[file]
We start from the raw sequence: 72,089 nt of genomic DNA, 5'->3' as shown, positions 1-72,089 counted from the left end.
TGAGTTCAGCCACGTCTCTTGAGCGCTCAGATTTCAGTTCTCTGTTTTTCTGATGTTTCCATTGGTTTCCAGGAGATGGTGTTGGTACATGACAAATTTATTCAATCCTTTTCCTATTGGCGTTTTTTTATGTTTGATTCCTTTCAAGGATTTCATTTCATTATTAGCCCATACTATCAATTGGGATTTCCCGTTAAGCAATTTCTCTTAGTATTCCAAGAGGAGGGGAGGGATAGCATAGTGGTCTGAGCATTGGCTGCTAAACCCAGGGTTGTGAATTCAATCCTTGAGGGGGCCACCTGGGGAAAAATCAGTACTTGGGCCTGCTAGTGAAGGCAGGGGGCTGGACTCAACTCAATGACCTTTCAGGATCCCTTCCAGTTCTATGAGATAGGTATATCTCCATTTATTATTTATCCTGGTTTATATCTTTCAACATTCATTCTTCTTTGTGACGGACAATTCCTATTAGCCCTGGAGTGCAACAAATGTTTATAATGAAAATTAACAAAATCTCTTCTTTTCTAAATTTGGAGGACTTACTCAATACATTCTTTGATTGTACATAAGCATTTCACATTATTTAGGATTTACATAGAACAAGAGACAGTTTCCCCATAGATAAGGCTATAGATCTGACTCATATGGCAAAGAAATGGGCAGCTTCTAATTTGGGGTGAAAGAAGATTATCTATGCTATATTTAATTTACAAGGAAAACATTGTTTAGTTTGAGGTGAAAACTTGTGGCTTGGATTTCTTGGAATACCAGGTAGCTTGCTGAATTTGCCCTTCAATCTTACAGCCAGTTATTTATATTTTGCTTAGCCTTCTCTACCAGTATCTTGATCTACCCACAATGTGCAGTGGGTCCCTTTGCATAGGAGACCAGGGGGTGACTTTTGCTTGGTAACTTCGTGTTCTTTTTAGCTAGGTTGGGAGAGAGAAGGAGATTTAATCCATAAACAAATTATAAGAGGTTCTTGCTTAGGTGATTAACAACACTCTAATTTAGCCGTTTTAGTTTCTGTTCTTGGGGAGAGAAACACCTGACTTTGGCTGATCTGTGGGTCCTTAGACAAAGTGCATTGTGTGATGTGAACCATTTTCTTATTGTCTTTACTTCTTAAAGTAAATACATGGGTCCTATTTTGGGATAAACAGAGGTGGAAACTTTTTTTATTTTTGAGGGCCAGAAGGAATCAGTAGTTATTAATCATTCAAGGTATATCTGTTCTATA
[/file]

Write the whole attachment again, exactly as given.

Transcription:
We start from the raw sequence: 72,089 nt of genomic DNA, 5'->3' as shown, positions 1-72,089 counted from the left end.
TGAGTTCAGCCACGTCTCTTGAGCGCTCAGATTTCAGTTCTCTGTTTTTCTGATGTTTCCATTGGTTTCCAGGAGATGGTGTTGGTACATGACAAATTTATTCAATCCTTTTCCTATTGGCGTTTTTTTATGTTTGATTCCTTTCAAGGATTTCATTTCATTATTAGCCCATACTATCAATTGGGATTTCCCGTTAAGCAATTTCTCTTAGTATTCCAAGAGGAGGGGAGGGATAGCATAGTGGTCTGAGCATTGGCTGCTAAACCCAGGGTTGTGAATTCAATCCTTGAGGGGGCCACCTGGGGAAAAATCAGTACTTGGGCCTGCTAGTGAAGGCAGGGGGCTGGACTCAACTCAATGACCTTTCAGGATCCCTTCCAGTTCTATGAGATAGGTATATCTCCATTTATTATTTATCCTGGTTTATATCTTTCAACATTCATTCTTCTTTGTGACGGACAATTCCTATTAGCCCTGGAGTGCAACAAATGTTTATAATGAAAATTAACAAAATCTCTTCTTTTCTAAATTTGGAGGACTTACTCAATACATTCTTTGATTGTACATAAGCATTTCACATTATTTAGGATTTACATAGAACAAGAGACAGTTTCCCCATAGATAAGGCTATAGATCTGACTCATATGGCAAAGAAATGGGCAGCTTCTAATTTGGGGTGAAAGAAGATTATCTATGCTATATTTAATTTACAAGGAAAACATTGTTTAGTTTGAGGTGAAAACTTGTGGCTTGGATTTCTTGGAATACCAGGTAGCTTGCTGAATTTGCCCTTCAATCTTACAGCCAGTTATTTATATTTTGCTTAGCCTTCTCTACCAGTATCTTGATCTACCCACAATGTGCAGTGGGTCCCTTTGCATAGGAGACCAGGGGGTGACTTTTGCTTGGTAACTTCGTGTTCTTTTTAGCTAGGTTGGGAGAGAGAAGGAGATTTAATCCATAAACAAATTATAAGAGGTTCTTGCTTAGGTGATTAACAACACTCTAATTTAGCCGTTTTAGTTTCTGTTCTTGGGGAGAGAAACACCTGACTTTGGCTGATCTGTGGGTCCTTAGACAAAGTGCATTGTGTGATGTGAACCATTTTCTTATTGTCTTTACTTCTTAAAGTAAATACATGGGTCCTATTTTGGGATAAACAGAGGTGGAAACTTTTTTTATTTTTGAGGGCCAGAAGGAATCAGTAGTTATTAATCATTCAAGGTATATCTGTTCTATA